Companies and managers know they need help. What they are asking for is a simple and accurate measuring stick that can tell them how well one company or one manager is doing as compared with others, in terms of finding and keeping talented people. Without this measuring stick, many companies and many managers know they may find themselves high and dry — sure of where they want to go but lacking the right people to get there.
And now there is a powerful new faction on the scene, demanding this simple measuring stick: institutional investors.
Institutional investors — like the Council of Institutional Investors (CII), which manages over $1 trillion worth of stocks, and the California Public Employees Retirement System (CalPERS), which oversees a healthy $260 billion — define the agenda for the business world. Where they lead, everyone else follows.
Institutional investors have always been the ultimate numbers guys, representing the cold voice of massed shareholders, demanding efficiency and profitability. Traditionally they focused on hard results, like return on assets and economic value added. Most of them didn't concern themselves with "soft" issues like "culture." In their minds a company's culture held the same status as public opinion polls did in Soviet Russia: superficially interesting but fundamentally irrelevant.
At least that's the way it used to be. In a recent about-face, they have started to pay much closer attention to how companies treat their people. In fact, the CII and CalPERS both met in Washington to discuss "good workplace practices...and how they can encourage the companies they invest in to value employee loyalty as an aid to productivity."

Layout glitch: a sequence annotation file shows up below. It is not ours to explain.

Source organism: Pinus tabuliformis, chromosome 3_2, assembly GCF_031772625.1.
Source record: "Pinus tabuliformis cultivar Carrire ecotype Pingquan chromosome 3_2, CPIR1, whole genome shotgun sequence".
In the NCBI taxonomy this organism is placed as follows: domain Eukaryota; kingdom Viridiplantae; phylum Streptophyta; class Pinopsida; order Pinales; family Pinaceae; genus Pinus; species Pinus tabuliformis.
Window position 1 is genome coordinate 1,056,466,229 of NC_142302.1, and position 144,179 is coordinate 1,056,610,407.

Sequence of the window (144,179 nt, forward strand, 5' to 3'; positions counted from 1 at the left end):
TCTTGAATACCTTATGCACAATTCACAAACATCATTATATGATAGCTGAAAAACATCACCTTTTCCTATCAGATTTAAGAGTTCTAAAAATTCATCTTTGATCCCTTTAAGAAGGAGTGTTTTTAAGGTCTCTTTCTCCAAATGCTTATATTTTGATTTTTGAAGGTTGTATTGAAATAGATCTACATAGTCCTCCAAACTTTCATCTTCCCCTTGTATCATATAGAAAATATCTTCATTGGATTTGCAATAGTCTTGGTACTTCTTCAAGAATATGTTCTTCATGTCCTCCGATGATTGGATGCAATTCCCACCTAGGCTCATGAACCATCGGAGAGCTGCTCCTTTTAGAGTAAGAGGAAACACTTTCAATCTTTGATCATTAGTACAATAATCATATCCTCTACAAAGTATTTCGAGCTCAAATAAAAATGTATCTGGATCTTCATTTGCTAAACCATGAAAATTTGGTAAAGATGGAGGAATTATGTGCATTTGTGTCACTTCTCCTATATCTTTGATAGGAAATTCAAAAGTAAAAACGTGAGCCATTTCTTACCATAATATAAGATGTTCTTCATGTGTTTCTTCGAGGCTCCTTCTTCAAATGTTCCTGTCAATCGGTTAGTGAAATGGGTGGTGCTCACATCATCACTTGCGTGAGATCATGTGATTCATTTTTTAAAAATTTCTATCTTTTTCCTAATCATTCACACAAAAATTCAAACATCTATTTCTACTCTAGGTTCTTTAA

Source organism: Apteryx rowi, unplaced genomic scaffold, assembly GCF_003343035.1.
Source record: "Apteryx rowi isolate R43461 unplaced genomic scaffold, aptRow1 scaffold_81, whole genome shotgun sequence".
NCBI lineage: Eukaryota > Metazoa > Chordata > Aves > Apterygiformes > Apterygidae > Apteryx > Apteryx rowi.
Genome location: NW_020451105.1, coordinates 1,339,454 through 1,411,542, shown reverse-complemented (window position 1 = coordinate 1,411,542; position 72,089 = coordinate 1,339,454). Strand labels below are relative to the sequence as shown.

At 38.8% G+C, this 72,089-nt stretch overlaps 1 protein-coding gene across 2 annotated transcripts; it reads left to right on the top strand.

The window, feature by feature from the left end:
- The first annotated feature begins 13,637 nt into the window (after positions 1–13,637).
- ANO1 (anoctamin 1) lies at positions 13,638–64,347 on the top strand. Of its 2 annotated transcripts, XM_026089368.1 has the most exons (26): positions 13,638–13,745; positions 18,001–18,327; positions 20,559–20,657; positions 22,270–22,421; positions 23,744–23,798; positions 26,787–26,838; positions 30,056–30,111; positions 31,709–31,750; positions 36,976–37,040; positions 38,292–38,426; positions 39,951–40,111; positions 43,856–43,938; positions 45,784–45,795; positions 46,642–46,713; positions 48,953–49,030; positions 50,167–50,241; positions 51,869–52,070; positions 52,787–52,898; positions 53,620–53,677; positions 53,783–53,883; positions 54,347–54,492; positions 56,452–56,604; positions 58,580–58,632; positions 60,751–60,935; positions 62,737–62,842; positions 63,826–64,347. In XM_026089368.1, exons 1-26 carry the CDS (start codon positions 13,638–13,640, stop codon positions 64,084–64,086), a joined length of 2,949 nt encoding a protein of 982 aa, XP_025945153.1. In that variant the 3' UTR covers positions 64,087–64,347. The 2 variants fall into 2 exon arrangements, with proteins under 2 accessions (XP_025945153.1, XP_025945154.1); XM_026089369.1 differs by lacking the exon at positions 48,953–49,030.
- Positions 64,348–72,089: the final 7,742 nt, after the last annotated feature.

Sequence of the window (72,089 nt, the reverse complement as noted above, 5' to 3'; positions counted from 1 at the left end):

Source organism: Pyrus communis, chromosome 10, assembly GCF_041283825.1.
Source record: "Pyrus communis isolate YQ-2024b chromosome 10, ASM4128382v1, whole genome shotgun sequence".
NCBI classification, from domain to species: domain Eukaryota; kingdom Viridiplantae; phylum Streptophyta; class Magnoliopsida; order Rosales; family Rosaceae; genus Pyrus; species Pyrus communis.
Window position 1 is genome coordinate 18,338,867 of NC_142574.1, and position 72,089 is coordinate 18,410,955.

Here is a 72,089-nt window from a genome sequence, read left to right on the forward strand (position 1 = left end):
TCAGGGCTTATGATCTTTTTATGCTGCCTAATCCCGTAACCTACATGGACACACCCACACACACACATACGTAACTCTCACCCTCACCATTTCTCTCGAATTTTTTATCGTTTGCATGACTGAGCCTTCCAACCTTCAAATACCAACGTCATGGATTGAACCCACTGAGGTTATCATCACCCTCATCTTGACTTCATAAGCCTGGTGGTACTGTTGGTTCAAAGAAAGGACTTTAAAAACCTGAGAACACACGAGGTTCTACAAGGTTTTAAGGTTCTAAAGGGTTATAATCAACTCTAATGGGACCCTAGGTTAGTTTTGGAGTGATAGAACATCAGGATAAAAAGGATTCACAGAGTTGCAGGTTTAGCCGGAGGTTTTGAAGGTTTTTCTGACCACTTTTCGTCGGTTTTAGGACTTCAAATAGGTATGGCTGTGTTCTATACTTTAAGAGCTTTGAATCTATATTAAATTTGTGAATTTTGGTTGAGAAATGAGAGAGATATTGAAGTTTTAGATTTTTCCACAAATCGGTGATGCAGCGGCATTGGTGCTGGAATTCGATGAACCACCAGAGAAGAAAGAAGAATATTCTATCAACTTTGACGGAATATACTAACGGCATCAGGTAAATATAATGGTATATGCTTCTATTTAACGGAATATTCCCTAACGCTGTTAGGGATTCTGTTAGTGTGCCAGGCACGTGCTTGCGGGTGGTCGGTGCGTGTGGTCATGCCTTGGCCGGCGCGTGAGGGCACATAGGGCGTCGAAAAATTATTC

Why this newfound interest? They have started to realize that whether software designer or delivery truck driver, accountant or hotel housekeeper, the most valuable aspects of jobs are now, as Thomas Stewart describes in Intellectual Capital, "the most essentially human tasks: sensing, judging, creating, and building relationships." This means that a great deal of a company's value now lies "between the ears of its employees." And this means that when someone leaves a company, he takes his value with him — more often than not, straight to the competition.
Today more than ever before, if a company is bleeding people, it is bleeding value. Investors are frequently stunned by this discovery. They know that their current measuring sticks do a very poor job of capturing all sources of a company's value. For example, according to Baruch Lev, professor of finance and accounting at New York University's Stern School of Business, the assets and liabilities listed on a company's balance sheet now account for only 60 percent of its real market value. And this inaccuracy is increasing. In the 1970s and 1980s, 25 percent of the changes in a company's market value could be accounted for by fluctuations in its profits. Today, according to Professor Lev, that number has shrunk to 10 percent.
The sources of a company's true value have broadened beyond rough measures of profit or fixed assets, and bean counters everywhere are scurrying to catch up. Steve Wallman, former commissioner of the Securities and Exchange Commission, describes what they are looking for:
If we start to get further afield so that the financial statements...are measuring less and less of what is truly valuable in a company, then we start to lower the relevance of that scorecard. What we need are ways to measure the intangibles, R&D, customer satisfaction, employee satisfaction. (italics ours)